The Kerala High Court verdict holding that the information authority under the police cannot shield the names of officers who have been found guilty or dismissed from service on charges of corruption or human rights violations has brought cheers to Right to Information (RTI) and human rights activists.
Justice Raja Vijayaraghavan passed the verdict while disposing of a petition filed by the State Public Information Officer (Deputy Superintendent of Police) and Appellate Authority (Superintendent of Police) of the Crime Records Bureau, Thiruvananthapuram, against the State Information Commission’s directive to publish details of corrupt officers who are found guilty in a court of law or dismissed from service on charges of corruption and human rights violations and also upload the names of the officers against whom charges of corruption or human rights violation are established through investigation on the website of the police.
The court, however, ordered that the details of officers against whom the offences had been established on investigation, but a conclusive finding has not been arrived at by a court of law need not be published.
The court upheld the other directives of the State Information Commission to publish the names of officers convicted on corruption or human rights violations such as wrongful confinement, sexual abuse, rape, and use of abusive languages and were removed from services after a due process of inquiry.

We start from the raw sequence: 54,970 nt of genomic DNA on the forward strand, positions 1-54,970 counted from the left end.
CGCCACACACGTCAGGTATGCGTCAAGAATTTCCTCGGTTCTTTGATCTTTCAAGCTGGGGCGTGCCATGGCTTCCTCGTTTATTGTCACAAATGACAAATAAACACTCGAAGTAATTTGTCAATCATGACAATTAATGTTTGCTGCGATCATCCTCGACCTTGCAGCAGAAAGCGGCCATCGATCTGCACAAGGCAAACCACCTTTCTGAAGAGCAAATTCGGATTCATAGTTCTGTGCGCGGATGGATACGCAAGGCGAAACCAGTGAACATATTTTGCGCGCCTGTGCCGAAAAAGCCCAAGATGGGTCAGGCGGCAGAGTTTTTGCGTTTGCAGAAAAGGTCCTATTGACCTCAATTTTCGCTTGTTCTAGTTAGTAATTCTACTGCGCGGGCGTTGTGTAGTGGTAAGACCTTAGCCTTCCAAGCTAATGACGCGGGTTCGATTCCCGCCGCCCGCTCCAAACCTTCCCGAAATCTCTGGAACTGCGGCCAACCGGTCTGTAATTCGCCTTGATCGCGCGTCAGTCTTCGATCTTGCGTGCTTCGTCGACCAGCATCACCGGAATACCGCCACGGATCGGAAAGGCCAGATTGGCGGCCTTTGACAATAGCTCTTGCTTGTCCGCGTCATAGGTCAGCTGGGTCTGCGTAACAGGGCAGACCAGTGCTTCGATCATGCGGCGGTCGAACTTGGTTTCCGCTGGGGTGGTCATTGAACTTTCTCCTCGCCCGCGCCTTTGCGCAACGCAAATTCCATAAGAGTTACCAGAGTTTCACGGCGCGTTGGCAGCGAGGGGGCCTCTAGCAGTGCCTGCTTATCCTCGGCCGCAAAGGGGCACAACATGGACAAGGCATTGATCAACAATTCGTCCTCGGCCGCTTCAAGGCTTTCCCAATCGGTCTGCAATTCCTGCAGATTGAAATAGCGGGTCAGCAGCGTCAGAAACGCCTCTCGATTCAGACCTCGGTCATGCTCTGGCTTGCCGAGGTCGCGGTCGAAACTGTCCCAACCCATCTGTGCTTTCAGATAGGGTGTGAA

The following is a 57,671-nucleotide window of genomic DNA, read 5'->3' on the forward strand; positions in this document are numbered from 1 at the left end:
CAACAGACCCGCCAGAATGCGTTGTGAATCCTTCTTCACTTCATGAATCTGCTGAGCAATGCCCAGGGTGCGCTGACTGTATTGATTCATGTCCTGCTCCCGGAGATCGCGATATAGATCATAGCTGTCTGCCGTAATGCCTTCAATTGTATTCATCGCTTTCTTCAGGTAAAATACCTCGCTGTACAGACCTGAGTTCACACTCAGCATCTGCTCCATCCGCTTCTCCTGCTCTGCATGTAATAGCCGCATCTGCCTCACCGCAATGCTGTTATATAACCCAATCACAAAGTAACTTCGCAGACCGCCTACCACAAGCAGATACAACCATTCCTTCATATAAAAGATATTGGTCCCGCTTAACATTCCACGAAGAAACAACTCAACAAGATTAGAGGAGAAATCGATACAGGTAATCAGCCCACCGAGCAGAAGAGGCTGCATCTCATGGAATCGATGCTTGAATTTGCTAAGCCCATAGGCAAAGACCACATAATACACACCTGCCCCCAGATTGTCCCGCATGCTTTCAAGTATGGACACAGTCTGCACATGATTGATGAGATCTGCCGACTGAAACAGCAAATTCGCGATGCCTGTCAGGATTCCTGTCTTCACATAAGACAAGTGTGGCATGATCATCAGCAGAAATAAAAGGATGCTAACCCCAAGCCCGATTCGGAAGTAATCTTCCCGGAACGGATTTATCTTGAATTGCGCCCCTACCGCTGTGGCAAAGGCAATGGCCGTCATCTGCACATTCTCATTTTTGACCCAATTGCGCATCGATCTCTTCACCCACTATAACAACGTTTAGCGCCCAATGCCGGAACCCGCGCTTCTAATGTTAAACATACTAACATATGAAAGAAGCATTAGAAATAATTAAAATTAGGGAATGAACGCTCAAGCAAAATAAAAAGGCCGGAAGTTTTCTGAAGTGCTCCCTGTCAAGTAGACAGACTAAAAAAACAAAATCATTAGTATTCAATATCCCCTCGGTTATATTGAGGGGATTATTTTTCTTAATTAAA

The High Court also ordered that these directives be strictly complied with.
The court added that the police information authority “will not be justified in shielding the names of such officers and will be bound to publish the same” notwithstanding the fact that Section 4 of the RTI Act did not oblige them to publish such information.
The court observed that the information authority would have to bear in mind that while dealing with information not falling within Section 4(1)(b) and (c) of the RTI Act “the authorities cannot read the exemptions in a restrictive manner,” but should be read in a practical manner so that public interest was preserved and the RTI Act attains a fine balance between its goal of attaining transparency of information and safeguarding the public interest.
The petitioners contended that if the information sought by the RTI activists was disclosed to the public it would demoralise the entire police force. Besides, a person against whom a finding of guilt had not been arrived at by a court of law was presumed to be innocent. Therefore, the State Commission was not justified in ordering the disclosure of the names and details of those police officers against whom the final report had not been laid.